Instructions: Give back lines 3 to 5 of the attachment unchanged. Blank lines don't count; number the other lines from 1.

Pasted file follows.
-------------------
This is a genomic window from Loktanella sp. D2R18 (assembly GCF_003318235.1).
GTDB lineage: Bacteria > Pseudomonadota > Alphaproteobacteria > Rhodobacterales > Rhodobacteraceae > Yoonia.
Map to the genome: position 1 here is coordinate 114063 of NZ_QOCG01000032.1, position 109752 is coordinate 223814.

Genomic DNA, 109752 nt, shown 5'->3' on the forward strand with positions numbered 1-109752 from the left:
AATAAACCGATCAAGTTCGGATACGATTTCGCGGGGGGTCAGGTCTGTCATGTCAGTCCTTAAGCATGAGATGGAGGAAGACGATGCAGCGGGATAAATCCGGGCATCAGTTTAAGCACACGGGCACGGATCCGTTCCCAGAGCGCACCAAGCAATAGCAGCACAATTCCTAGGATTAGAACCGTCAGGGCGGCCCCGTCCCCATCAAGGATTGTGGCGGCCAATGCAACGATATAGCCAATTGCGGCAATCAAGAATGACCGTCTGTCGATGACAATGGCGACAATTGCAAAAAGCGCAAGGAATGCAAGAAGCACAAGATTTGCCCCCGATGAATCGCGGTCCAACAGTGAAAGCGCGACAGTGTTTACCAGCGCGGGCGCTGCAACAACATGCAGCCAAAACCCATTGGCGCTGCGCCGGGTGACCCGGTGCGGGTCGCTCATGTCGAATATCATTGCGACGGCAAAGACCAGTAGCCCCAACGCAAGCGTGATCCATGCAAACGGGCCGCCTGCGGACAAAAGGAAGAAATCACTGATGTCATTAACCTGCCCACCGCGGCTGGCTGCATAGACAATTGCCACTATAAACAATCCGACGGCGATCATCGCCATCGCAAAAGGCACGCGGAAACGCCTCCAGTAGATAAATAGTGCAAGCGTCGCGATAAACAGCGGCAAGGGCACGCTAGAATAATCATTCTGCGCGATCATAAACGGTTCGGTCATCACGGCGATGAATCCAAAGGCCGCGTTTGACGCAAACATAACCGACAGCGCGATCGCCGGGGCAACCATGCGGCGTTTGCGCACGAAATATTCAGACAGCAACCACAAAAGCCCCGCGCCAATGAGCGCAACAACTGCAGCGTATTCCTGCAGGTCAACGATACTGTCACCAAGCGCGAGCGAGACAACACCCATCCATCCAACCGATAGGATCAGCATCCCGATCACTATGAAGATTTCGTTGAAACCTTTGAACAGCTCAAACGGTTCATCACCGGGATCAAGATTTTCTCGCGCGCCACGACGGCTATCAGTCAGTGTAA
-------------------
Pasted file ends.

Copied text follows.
Map to the genome: position 1 here is coordinate 114063 of NZ_QOCG01000032.1, position 109752 is coordinate 223814.

Genomic DNA, 109752 nt, shown 5'->3' on the forward strand with positions numbered 1-109752 from the left:
AATAAACCGATCAAGTTCGGATACGATTTCGCGGGGGGTCAGGTCTGTCATGTCAGTCCTTAAGCATGAGATGGAGGAAGACGATGCAGCGGGATAAATCCGGGCATCAGTTTAAGCACACGGGCACGGATCCGTTCCCAGAGCGCACCAAGCAATAGCAGCACAATTCCTAGGATTAGAACCGTCAGGGCGGCCCCGTCCCCATCAAGGATTGTGGCGGCCAATGCAACGATATAGCCAATTGCGGCAATCAAGAATGACCGTCTGTCGATGACAATGGCGACAATTGCAAAAAGCGCAAGGAATGCAAGAAGCACAAGATTTGCCCCCGATGAATCGCGGTCCAACAGTGAAAGCGCGACAGTGTTTACCAGCGCGGGCGCTGCAACAACATGCAGCCAAAACCCATTGGCGCTGCGCCGGGTGACCCGGTGCGGGTCGCTCATGTCGAATATCATTGCGACGGCAAAGACCAGTAGCCCCAACGCAAGCGTGATCCATGCAAACGGGCCGCCTGCGGACAAAAGGAAGAAATCACTGATGTCATTAACCTGCCCACCGCGGCTGGCTGCATAGACAATTGCCACTATAAACAATCCGACGGCGATCATCGCCATCGCAAAAGGCACGCGGAAACGCCTCCAGTAGATAAATAGTGCAAGCGTCGCGATAAACAGCGGCAAGGGCACGCTAGAATAATCATTCTGCGCGATCATAAACGGTTCGGTCATCACGGCGATGAATCCAAAGGCCGCGTTTGACGCAAACATAACCGACAGCGCGATCGCCGGGGCAACCATGCGGCGTTTGCGCACGAAATATTCAGACAGCAACCACAAAAGCCCCGCGCCAATGAGCGCAACAACTGCAGCGTATTCCTGCAGGTCAACGATACTGTCACCAAGCGCGAGCGAGACAACACCCATCCATCCAACCGATAGGATCAGCATCCCGATCACTATGAAGATTTCGTTGAAACCTTTGAACAGCTCAAACGGTTCATCACCGGGATCAAGATTTTCTCGCGCGCCACGACGGCTATCAGTCAGTGTAA